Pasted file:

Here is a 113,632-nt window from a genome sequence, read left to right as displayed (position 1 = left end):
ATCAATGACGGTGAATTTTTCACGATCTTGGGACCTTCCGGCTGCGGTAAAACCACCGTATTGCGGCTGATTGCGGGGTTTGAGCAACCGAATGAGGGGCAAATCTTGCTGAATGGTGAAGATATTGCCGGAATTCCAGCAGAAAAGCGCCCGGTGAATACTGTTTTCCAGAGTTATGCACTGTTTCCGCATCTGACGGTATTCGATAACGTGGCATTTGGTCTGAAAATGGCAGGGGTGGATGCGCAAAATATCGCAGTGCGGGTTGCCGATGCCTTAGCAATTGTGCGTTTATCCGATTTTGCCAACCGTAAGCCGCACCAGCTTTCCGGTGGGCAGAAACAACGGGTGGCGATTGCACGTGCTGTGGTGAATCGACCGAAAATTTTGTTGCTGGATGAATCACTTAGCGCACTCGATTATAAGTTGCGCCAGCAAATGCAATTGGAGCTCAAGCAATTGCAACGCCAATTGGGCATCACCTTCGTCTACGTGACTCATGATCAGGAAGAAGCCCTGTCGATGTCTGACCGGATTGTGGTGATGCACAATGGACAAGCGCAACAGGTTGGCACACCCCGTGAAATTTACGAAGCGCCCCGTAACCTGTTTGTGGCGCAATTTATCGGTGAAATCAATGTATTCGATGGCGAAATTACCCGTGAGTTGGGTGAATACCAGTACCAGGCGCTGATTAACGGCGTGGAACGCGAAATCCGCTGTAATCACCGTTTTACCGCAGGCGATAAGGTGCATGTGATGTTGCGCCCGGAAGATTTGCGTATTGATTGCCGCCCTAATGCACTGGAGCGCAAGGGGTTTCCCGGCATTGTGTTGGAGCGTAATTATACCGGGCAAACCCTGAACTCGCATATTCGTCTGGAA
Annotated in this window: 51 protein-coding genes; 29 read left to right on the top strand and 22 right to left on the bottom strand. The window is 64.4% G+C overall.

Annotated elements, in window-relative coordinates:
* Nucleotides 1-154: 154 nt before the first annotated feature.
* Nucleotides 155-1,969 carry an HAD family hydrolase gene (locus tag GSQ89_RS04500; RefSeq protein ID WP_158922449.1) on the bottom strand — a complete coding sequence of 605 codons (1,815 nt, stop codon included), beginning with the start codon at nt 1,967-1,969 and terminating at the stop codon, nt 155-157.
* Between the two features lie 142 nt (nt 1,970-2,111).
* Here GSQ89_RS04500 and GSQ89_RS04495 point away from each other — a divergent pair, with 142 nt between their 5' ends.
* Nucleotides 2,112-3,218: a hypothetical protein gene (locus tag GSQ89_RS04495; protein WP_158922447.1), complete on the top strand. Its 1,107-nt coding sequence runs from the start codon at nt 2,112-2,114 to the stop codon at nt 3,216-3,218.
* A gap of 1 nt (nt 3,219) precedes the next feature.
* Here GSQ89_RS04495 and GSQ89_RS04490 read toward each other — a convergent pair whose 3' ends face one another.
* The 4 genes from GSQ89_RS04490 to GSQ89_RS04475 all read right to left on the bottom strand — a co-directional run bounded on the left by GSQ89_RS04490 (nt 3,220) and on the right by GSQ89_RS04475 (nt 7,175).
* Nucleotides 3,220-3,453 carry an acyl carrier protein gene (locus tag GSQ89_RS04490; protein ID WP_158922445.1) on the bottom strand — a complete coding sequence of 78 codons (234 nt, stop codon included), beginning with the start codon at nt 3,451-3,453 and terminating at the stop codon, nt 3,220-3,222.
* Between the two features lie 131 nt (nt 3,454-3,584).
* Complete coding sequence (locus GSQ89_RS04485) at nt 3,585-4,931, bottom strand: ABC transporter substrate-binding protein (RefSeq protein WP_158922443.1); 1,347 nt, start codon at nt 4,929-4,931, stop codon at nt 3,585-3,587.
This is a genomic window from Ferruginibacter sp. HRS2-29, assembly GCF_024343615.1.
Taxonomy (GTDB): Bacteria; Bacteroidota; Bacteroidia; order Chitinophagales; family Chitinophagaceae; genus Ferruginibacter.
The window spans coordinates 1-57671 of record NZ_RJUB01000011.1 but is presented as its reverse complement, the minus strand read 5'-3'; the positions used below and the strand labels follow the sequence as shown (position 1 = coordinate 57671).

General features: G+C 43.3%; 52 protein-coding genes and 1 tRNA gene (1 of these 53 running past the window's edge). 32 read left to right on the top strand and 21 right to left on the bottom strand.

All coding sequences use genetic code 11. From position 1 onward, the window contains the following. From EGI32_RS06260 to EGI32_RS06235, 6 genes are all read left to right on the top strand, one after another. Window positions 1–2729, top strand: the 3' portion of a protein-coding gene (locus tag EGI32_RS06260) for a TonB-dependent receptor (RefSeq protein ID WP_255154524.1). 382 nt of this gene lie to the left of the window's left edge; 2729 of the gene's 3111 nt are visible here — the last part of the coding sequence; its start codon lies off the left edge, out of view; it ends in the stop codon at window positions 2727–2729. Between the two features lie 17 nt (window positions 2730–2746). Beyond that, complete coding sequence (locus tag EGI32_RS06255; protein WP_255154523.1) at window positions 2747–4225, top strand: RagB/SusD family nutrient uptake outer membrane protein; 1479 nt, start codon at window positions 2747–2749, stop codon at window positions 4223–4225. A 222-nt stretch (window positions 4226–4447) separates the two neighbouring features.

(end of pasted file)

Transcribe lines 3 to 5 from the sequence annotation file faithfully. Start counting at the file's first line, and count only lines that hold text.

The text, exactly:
Annotated in this window: 51 protein-coding genes; 29 read left to right on the top strand and 22 right to left on the bottom strand. The window is 64.4% G+C overall.

Annotated elements, in window-relative coordinates:
* Nucleotides 1-154: 154 nt before the first annotated feature.